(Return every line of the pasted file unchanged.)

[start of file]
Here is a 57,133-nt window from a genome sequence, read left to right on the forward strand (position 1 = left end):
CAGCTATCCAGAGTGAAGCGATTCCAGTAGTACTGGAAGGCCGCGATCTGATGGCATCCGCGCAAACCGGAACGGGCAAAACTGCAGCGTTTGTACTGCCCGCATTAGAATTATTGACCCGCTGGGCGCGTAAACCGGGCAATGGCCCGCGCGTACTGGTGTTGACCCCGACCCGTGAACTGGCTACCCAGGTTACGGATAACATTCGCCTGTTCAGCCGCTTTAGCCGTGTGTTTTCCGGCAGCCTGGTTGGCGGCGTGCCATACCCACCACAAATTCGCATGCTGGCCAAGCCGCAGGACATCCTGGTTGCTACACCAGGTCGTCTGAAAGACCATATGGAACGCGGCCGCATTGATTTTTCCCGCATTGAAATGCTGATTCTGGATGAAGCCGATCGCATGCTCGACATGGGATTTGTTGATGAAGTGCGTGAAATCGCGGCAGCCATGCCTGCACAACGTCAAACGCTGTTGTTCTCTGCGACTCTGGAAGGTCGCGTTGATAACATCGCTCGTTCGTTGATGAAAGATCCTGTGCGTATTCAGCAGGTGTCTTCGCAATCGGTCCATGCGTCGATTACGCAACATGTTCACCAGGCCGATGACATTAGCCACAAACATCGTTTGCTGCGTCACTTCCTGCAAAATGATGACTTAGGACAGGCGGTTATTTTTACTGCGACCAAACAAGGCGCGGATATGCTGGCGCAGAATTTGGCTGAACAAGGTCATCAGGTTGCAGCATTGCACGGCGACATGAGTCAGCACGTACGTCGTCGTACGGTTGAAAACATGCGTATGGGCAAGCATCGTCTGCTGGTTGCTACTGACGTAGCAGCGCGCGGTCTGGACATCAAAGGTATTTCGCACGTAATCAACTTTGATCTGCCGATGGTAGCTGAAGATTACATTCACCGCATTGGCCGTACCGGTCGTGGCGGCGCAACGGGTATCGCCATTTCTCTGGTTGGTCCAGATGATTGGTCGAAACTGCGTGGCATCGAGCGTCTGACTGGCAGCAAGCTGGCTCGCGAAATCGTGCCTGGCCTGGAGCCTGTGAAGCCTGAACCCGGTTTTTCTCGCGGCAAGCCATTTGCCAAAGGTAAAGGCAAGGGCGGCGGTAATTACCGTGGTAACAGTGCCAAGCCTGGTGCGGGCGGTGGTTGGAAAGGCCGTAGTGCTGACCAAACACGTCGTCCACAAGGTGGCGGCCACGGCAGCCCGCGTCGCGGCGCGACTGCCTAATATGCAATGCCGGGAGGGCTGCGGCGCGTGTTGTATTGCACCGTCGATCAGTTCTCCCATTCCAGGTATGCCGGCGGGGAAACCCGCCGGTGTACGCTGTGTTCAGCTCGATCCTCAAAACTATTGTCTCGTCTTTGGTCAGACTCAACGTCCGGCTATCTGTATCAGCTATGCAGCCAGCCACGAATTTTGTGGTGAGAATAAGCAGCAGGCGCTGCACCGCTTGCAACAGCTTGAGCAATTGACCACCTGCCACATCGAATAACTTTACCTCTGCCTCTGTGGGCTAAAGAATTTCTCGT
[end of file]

Here is a 57,133-nt window from a genome sequence, read left to right on the forward strand (position 1 = left end):
CAGCTATCCAGAGTGAAGCGATTCCAGTAGTACTGGAAGGCCGCGATCTGATGGCATCCGCGCAAACCGGAACGGGCAAAACTGCAGCGTTTGTACTGCCCGCATTAGAATTATTGACCCGCTGGGCGCGTAAACCGGGCAATGGCCCGCGCGTACTGGTGTTGACCCCGACCCGTGAACTGGCTACCCAGGTTACGGATAACATTCGCCTGTTCAGCCGCTTTAGCCGTGTGTTTTCCGGCAGCCTGGTTGGCGGCGTGCCATACCCACCACAAATTCGCATGCTGGCCAAGCCGCAGGACATCCTGGTTGCTACACCAGGTCGTCTGAAAGACCATATGGAACGCGGCCGCATTGATTTTTCCCGCATTGAAATGCTGATTCTGGATGAAGCCGATCGCATGCTCGACATGGGATTTGTTGATGAAGTGCGTGAAATCGCGGCAGCCATGCCTGCACAACGTCAAACGCTGTTGTTCTCTGCGACTCTGGAAGGTCGCGTTGATAACATCGCTCGTTCGTTGATGAAAGATCCTGTGCGTATTCAGCAGGTGTCTTCGCAATCGGTCCATGCGTCGATTACGCAACATGTTCACCAGGCCGATGACATTAGCCACAAACATCGTTTGCTGCGTCACTTCCTGCAAAATGATGACTTAGGACAGGCGGTTATTTTTACTGCGACCAAACAAGGCGCGGATATGCTGGCGCAGAATTTGGCTGAACAAGGTCATCAGGTTGCAGCATTGCACGGCGACATGAGTCAGCACGTACGTCGTCGTACGGTTGAAAACATGCGTATGGGCAAGCATCGTCTGCTGGTTGCTACTGACGTAGCAGCGCGCGGTCTGGACATCAAAGGTATTTCGCACGTAATCAACTTTGATCTGCCGATGGTAGCTGAAGATTACATTCACCGCATTGGCCGTACCGGTCGTGGCGGCGCAACGGGTATCGCCATTTCTCTGGTTGGTCCAGATGATTGGTCGAAACTGCGTGGCATCGAGCGTCTGACTGGCAGCAAGCTGGCTCGCGAAATCGTGCCTGGCCTGGAGCCTGTGAAGCCTGAACCCGGTTTTTCTCGCGGCAAGCCATTTGCCAAAGGTAAAGGCAAGGGCGGCGGTAATTACCGTGGTAACAGTGCCAAGCCTGGTGCGGGCGGTGGTTGGAAAGGCCGTAGTGCTGACCAAACACGTCGTCCACAAGGTGGCGGCCACGGCAGCCCGCGTCGCGGCGCGACTGCCTAATATGCAATGCCGGGAGGGCTGCGGCGCGTGTTGTATTGCACCGTCGATCAGTTCTCCCATTCCAGGTATGCCGGCGGGGAAACCCGCCGGTGTACGCTGTGTTCAGCTCGATCCTCAAAACTATTGTCTCGTCTTTGGTCAGACTCAACGTCCGGCTATCTGTATCAGCTATGCAGCCAGCCACGAATTTTGTGGTGAGAATAAGCAGCAGGCGCTGCACCGCTTGCAACAGCTTGAGCAATTGACCACCTGCCACATCGAATAACTTTACCTCTGCCTCTGTGGGCTAAAGAATTTCTCGT